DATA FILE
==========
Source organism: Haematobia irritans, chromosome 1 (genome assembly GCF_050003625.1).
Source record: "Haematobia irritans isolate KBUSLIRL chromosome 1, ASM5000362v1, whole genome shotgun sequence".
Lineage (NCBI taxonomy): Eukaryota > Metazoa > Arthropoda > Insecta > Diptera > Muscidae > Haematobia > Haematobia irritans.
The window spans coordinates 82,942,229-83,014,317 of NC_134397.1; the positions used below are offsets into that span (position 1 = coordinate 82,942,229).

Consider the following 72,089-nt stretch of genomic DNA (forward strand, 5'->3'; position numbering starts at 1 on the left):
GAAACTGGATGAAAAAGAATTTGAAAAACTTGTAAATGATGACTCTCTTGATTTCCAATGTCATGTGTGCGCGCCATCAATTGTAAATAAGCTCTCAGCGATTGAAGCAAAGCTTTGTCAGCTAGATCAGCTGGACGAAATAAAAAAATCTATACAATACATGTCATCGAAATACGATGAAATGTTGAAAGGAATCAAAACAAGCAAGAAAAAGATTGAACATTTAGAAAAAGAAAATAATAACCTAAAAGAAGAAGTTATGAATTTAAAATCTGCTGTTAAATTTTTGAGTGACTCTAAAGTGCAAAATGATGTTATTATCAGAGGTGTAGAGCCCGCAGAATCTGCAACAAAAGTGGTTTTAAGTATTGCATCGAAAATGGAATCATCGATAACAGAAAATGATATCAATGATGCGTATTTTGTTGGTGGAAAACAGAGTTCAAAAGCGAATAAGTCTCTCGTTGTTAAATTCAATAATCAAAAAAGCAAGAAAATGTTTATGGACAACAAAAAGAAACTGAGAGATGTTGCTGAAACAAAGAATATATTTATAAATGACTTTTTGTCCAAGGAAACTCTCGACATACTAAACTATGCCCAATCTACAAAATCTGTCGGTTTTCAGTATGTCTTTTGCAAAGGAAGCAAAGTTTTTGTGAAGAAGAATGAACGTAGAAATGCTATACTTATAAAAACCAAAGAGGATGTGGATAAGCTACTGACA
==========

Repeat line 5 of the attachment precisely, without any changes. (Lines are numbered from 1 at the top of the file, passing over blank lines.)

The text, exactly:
Consider the following 72,089-nt stretch of genomic DNA (forward strand, 5'->3'; position numbering starts at 1 on the left):